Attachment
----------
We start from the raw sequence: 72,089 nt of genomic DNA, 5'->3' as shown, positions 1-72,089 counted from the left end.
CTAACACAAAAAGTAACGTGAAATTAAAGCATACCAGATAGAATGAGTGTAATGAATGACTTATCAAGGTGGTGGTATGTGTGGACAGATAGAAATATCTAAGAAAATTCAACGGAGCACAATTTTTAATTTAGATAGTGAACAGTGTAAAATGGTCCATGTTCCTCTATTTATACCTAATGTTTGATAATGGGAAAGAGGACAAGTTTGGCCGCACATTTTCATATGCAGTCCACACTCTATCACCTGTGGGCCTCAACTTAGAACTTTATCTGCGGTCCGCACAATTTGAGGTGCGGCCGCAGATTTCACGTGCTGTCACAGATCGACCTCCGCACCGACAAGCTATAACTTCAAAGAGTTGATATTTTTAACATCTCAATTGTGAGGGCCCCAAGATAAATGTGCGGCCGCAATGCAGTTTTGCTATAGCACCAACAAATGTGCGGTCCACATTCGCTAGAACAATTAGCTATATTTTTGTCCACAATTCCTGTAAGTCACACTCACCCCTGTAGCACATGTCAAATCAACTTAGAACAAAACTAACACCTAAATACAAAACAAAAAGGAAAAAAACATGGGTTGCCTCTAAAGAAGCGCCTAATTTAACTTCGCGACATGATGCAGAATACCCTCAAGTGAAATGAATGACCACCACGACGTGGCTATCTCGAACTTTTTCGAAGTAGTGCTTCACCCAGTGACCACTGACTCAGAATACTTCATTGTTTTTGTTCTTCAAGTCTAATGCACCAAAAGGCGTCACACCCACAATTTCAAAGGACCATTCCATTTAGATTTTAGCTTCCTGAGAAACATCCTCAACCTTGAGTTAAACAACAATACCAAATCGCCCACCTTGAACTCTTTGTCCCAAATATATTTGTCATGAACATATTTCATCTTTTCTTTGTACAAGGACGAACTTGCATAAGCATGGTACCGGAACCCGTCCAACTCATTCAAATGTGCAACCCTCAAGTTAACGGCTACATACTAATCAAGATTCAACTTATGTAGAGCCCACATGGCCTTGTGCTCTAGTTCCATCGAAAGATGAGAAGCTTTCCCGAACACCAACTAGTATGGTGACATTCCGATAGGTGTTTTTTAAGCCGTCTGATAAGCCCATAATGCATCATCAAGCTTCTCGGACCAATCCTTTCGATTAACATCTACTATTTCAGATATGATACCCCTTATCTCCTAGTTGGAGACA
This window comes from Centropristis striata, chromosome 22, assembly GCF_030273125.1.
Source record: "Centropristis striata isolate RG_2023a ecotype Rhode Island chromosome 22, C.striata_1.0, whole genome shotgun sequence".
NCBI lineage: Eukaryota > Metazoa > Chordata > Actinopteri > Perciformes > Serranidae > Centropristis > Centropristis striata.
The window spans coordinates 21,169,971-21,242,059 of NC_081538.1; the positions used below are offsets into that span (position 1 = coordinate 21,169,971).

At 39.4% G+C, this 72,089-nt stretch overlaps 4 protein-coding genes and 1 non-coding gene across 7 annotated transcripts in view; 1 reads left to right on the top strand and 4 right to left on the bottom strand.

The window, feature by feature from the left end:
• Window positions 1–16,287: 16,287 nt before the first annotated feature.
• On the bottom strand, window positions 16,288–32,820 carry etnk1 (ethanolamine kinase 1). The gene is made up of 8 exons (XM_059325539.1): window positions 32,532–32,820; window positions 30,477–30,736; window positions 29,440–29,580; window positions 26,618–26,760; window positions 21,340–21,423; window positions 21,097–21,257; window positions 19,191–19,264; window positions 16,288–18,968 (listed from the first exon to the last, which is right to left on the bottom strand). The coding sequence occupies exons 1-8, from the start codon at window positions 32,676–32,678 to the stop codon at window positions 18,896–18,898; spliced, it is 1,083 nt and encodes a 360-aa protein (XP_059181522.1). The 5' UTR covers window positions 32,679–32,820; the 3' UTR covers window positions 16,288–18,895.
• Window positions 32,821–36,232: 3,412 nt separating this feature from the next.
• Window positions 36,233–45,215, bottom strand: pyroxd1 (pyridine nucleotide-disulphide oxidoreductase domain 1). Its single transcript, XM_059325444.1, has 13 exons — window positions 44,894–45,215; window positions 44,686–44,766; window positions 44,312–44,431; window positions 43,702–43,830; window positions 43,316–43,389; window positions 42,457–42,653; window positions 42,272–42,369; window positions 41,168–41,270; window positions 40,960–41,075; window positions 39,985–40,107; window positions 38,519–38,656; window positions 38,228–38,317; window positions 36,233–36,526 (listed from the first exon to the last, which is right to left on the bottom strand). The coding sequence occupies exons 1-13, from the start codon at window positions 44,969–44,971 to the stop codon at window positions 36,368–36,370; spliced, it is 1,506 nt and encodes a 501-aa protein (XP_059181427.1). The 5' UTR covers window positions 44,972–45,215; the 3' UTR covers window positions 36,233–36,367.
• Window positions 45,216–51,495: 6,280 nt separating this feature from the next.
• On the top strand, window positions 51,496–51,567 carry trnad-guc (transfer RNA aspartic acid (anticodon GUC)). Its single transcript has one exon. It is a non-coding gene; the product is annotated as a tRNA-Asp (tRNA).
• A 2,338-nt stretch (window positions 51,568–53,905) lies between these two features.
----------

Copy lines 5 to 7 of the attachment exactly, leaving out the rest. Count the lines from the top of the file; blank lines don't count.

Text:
NCBI lineage: Eukaryota > Metazoa > Chordata > Actinopteri > Perciformes > Serranidae > Centropristis > Centropristis striata.
The window spans coordinates 21,169,971-21,242,059 of NC_081538.1; the positions used below are offsets into that span (position 1 = coordinate 21,169,971).

At 39.4% G+C, this 72,089-nt stretch overlaps 4 protein-coding genes and 1 non-coding gene across 7 annotated transcripts in view; 1 reads left to right on the top strand and 4 right to left on the bottom strand.